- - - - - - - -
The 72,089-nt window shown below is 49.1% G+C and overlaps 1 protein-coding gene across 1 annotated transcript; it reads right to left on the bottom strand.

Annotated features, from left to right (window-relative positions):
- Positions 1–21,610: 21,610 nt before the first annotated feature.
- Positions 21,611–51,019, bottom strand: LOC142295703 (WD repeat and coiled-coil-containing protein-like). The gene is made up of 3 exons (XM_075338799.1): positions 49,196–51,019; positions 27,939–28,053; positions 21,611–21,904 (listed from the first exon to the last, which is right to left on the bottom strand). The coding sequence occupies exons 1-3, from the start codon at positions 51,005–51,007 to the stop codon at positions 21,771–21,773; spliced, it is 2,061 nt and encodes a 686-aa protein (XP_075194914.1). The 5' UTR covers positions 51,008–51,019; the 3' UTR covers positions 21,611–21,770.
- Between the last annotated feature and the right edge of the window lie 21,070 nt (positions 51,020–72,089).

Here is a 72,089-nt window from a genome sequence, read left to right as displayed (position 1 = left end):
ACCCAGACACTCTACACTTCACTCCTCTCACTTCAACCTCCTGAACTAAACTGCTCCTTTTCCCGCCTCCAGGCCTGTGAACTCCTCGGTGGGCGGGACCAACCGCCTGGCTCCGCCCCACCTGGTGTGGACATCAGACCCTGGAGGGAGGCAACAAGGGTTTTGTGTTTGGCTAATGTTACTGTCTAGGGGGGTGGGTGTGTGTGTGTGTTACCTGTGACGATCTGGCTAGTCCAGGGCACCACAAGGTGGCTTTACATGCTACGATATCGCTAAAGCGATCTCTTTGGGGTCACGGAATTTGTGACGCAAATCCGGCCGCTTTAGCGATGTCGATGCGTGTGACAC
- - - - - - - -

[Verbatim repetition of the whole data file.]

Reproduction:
The 72,089-nt window shown below is 49.1% G+C and overlaps 1 protein-coding gene across 1 annotated transcript; it reads right to left on the bottom strand.

Annotated features, from left to right (window-relative positions):
- Positions 1–21,610: 21,610 nt before the first annotated feature.
- Positions 21,611–51,019, bottom strand: LOC142295703 (WD repeat and coiled-coil-containing protein-like). The gene is made up of 3 exons (XM_075338799.1): positions 49,196–51,019; positions 27,939–28,053; positions 21,611–21,904 (listed from the first exon to the last, which is right to left on the bottom strand). The coding sequence occupies exons 1-3, from the start codon at positions 51,005–51,007 to the stop codon at positions 21,771–21,773; spliced, it is 2,061 nt and encodes a 686-aa protein (XP_075194914.1). The 5' UTR covers positions 51,008–51,019; the 3' UTR covers positions 21,611–21,770.
- Between the last annotated feature and the right edge of the window lie 21,070 nt (positions 51,020–72,089).

Here is a 72,089-nt window from a genome sequence, read left to right as displayed (position 1 = left end):
ACCCAGACACTCTACACTTCACTCCTCTCACTTCAACCTCCTGAACTAAACTGCTCCTTTTCCCGCCTCCAGGCCTGTGAACTCCTCGGTGGGCGGGACCAACCGCCTGGCTCCGCCCCACCTGGTGTGGACATCAGACCCTGGAGGGAGGCAACAAGGGTTTTGTGTTTGGCTAATGTTACTGTCTAGGGGGGTGGGTGTGTGTGTGTGTTACCTGTGACGATCTGGCTAGTCCAGGGCACCACAAGGTGGCTTTACATGCTACGATATCGCTAAAGCGATCTCTTTGGGGTCACGGAATTTGTGACGCAAATCCGGCCGCTTTAGCGATGTCGATGCGTGTGACAC